We walked further along. The view ahead showed the typical Maltese landscape during Winter; blues, greens and white. Opposite to England’s greenery, which appears in Summer, Malta’s greenest season is Winter when the Mediterranean sun is less scorching. In Winter, the smooth, dark greens of the growing plants is in vivid contrast to the bleached and pock-marked rock they nestle into. Add in a topping of blue sky and outline everything with blue from the Mediterranean water and this is Malta. I just realised this sounds like a recipe description…
We had picked a great day for a walk. Unusually there was very little wind; Malta, like all small islands, is subject to almost constant winds. I almost never reach a destination with an hair up-do intact.
We encountered a lot of wild fennel on the roadside. I use a lot of fennel in my paleo recipes; it tends to be my go-to aromatic veggie rather than onion for tummy health reasons. We keep wondering if we can dig it up to use instead of buying it and save ourselves a bit of shopping money. So far we haven’t had the nerve to wonder along with a spade digging up the Maltese roadside. I have visions of an irate farmer appearing with a pitchfork!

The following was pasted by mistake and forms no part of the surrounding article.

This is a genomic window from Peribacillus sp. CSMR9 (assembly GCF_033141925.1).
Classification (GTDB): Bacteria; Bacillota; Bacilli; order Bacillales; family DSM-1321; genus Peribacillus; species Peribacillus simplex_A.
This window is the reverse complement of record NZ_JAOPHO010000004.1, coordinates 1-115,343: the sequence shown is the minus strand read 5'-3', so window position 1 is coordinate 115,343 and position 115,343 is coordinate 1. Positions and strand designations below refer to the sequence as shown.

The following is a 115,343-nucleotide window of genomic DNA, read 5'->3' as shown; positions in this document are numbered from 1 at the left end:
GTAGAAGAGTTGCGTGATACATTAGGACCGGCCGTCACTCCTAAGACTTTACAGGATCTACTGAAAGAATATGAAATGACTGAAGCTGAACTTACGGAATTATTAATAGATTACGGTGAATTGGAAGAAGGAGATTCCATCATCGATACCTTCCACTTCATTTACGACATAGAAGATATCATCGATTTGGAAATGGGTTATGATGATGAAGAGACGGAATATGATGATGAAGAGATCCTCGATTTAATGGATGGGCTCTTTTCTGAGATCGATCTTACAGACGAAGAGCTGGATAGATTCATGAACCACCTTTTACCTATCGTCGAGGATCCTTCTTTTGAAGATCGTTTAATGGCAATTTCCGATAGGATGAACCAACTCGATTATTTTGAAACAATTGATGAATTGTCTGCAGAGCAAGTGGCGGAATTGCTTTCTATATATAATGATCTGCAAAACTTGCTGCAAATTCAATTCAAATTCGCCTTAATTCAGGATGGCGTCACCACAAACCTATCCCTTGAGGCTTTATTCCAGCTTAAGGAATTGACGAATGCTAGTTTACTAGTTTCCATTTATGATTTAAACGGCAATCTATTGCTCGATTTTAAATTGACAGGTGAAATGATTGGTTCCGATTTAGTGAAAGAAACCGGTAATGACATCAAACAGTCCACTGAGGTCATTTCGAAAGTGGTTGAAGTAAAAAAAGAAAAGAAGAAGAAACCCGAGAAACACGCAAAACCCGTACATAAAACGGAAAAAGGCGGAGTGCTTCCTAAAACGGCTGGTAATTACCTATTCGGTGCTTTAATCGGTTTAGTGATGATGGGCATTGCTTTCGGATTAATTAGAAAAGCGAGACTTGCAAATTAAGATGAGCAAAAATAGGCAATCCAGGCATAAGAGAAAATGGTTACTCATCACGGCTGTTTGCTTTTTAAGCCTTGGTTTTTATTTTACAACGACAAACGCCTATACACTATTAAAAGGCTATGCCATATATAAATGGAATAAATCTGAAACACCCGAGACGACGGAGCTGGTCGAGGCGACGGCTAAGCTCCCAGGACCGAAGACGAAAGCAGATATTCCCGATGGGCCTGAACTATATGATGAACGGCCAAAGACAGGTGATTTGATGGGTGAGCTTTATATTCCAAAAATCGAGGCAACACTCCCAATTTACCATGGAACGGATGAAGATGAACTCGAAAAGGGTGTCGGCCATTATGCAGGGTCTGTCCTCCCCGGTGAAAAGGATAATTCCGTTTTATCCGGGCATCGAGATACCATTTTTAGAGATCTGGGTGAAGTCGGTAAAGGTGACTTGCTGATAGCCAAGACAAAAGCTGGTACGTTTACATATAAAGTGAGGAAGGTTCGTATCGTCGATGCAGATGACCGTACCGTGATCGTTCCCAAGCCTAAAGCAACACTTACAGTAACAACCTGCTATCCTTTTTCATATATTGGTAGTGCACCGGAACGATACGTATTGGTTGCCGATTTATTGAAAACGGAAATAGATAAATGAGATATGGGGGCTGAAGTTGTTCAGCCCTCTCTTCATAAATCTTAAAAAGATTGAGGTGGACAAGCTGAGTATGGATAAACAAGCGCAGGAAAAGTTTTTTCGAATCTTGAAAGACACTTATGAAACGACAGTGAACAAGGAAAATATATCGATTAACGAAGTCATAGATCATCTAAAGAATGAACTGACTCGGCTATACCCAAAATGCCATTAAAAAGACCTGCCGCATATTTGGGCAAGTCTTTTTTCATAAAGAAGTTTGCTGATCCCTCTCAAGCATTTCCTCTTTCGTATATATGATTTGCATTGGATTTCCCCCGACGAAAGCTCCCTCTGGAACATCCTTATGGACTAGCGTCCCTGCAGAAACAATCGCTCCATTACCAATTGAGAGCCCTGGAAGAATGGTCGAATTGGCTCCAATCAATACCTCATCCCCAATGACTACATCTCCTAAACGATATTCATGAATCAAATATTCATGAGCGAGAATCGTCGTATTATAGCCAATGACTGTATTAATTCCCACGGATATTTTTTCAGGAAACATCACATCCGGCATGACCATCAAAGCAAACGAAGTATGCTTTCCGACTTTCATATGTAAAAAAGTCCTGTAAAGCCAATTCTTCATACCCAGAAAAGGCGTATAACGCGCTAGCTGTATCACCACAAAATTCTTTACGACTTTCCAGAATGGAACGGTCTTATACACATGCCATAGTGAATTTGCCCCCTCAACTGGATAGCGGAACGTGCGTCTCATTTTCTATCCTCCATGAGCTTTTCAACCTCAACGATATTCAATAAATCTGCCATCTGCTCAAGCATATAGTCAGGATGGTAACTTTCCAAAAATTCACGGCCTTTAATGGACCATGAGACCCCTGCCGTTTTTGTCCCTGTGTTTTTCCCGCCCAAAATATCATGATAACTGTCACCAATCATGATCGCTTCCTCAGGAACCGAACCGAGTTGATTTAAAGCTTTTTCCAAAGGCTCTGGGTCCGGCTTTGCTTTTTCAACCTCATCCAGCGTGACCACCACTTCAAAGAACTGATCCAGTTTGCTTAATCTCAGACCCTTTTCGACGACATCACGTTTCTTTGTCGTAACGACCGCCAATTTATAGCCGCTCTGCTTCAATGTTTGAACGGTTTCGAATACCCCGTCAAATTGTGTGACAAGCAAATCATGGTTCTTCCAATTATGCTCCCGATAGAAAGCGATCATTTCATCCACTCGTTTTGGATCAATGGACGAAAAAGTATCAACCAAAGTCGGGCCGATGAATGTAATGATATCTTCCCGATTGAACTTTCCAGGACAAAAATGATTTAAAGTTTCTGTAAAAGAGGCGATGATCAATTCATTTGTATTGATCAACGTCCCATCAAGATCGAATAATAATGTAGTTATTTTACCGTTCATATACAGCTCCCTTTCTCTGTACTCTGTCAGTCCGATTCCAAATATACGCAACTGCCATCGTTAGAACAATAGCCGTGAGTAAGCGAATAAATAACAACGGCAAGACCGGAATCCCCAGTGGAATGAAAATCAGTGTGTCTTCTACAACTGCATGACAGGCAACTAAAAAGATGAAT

Right at the end the road bent around to the left leaving a sheer drop ahead. What’s a Maltese hike without the imminent threat of death by means of a sharp drop? There are a few public benches to admire the beautiful view from a seated position. One of the benches was in such a precarious position, without safety features of any kind, it seemed designed for the contemplation of life… or death. A small platform with a rusty looking chicken wire for safety jutted out a little further over the drop and allowed you a moderately safer way to risk life and limb for a better view or, as in my husband’s, case this beautiful panoramic photograph.